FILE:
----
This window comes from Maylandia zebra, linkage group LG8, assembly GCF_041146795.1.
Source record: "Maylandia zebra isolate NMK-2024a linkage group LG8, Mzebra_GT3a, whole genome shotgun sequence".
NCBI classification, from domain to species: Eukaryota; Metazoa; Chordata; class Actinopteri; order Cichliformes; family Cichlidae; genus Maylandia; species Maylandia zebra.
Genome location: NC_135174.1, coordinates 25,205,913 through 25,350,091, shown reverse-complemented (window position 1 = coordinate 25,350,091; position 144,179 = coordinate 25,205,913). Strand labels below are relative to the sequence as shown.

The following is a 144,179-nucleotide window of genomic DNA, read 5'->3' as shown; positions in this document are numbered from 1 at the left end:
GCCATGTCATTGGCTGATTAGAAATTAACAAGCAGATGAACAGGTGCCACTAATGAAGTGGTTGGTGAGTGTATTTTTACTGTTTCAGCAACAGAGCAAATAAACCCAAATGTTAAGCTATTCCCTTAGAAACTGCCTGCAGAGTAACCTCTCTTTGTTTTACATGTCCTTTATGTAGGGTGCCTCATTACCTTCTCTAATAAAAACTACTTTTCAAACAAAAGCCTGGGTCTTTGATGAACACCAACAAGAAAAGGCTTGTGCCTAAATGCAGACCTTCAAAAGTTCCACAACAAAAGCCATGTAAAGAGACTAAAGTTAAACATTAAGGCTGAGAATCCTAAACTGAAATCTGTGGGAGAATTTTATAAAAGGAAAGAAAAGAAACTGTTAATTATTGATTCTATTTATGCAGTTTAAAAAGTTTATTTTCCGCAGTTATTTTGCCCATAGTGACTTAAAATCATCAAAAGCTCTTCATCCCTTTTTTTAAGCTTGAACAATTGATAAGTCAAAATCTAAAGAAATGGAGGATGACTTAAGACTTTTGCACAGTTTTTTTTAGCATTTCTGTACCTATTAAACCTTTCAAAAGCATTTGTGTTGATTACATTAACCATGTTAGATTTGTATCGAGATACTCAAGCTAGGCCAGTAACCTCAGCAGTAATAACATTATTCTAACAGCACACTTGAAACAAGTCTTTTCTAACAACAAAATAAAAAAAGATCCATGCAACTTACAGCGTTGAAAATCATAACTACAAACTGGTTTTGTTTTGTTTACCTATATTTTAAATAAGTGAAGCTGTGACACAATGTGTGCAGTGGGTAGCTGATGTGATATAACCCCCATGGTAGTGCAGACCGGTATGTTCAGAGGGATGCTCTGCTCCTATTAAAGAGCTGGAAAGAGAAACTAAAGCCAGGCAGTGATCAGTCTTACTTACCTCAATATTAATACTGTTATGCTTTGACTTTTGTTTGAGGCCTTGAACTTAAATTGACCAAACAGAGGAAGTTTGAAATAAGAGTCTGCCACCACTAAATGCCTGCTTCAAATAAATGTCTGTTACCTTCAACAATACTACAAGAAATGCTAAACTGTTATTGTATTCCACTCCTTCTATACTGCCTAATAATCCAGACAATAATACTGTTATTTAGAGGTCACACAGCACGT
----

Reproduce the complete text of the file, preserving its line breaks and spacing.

This window comes from Maylandia zebra, linkage group LG8, assembly GCF_041146795.1.
Source record: "Maylandia zebra isolate NMK-2024a linkage group LG8, Mzebra_GT3a, whole genome shotgun sequence".
NCBI classification, from domain to species: Eukaryota; Metazoa; Chordata; class Actinopteri; order Cichliformes; family Cichlidae; genus Maylandia; species Maylandia zebra.
Genome location: NC_135174.1, coordinates 25,205,913 through 25,350,091, shown reverse-complemented (window position 1 = coordinate 25,350,091; position 144,179 = coordinate 25,205,913). Strand labels below are relative to the sequence as shown.

The following is a 144,179-nucleotide window of genomic DNA, read 5'->3' as shown; positions in this document are numbered from 1 at the left end:
GCCATGTCATTGGCTGATTAGAAATTAACAAGCAGATGAACAGGTGCCACTAATGAAGTGGTTGGTGAGTGTATTTTTACTGTTTCAGCAACAGAGCAAATAAACCCAAATGTTAAGCTATTCCCTTAGAAACTGCCTGCAGAGTAACCTCTCTTTGTTTTACATGTCCTTTATGTAGGGTGCCTCATTACCTTCTCTAATAAAAACTACTTTTCAAACAAAAGCCTGGGTCTTTGATGAACACCAACAAGAAAAGGCTTGTGCCTAAATGCAGACCTTCAAAAGTTCCACAACAAAAGCCATGTAAAGAGACTAAAGTTAAACATTAAGGCTGAGAATCCTAAACTGAAATCTGTGGGAGAATTTTATAAAAGGAAAGAAAAGAAACTGTTAATTATTGATTCTATTTATGCAGTTTAAAAAGTTTATTTTCCGCAGTTATTTTGCCCATAGTGACTTAAAATCATCAAAAGCTCTTCATCCCTTTTTTTAAGCTTGAACAATTGATAAGTCAAAATCTAAAGAAATGGAGGATGACTTAAGACTTTTGCACAGTTTTTTTTAGCATTTCTGTACCTATTAAACCTTTCAAAAGCATTTGTGTTGATTACATTAACCATGTTAGATTTGTATCGAGATACTCAAGCTAGGCCAGTAACCTCAGCAGTAATAACATTATTCTAACAGCACACTTGAAACAAGTCTTTTCTAACAACAAAATAAAAAAAGATCCATGCAACTTACAGCGTTGAAAATCATAACTACAAACTGGTTTTGTTTTGTTTACCTATATTTTAAATAAGTGAAGCTGTGACACAATGTGTGCAGTGGGTAGCTGATGTGATATAACCCCCATGGTAGTGCAGACCGGTATGTTCAGAGGGATGCTCTGCTCCTATTAAAGAGCTGGAAAGAGAAACTAAAGCCAGGCAGTGATCAGTCTTACTTACCTCAATATTAATACTGTTATGCTTTGACTTTTGTTTGAGGCCTTGAACTTAAATTGACCAAACAGAGGAAGTTTGAAATAAGAGTCTGCCACCACTAAATGCCTGCTTCAAATAAATGTCTGTTACCTTCAACAATACTACAAGAAATGCTAAACTGTTATTGTATTCCACTCCTTCTATACTGCCTAATAATCCAGACAATAATACTGTTATTTAGAGGTCACACAGCACGT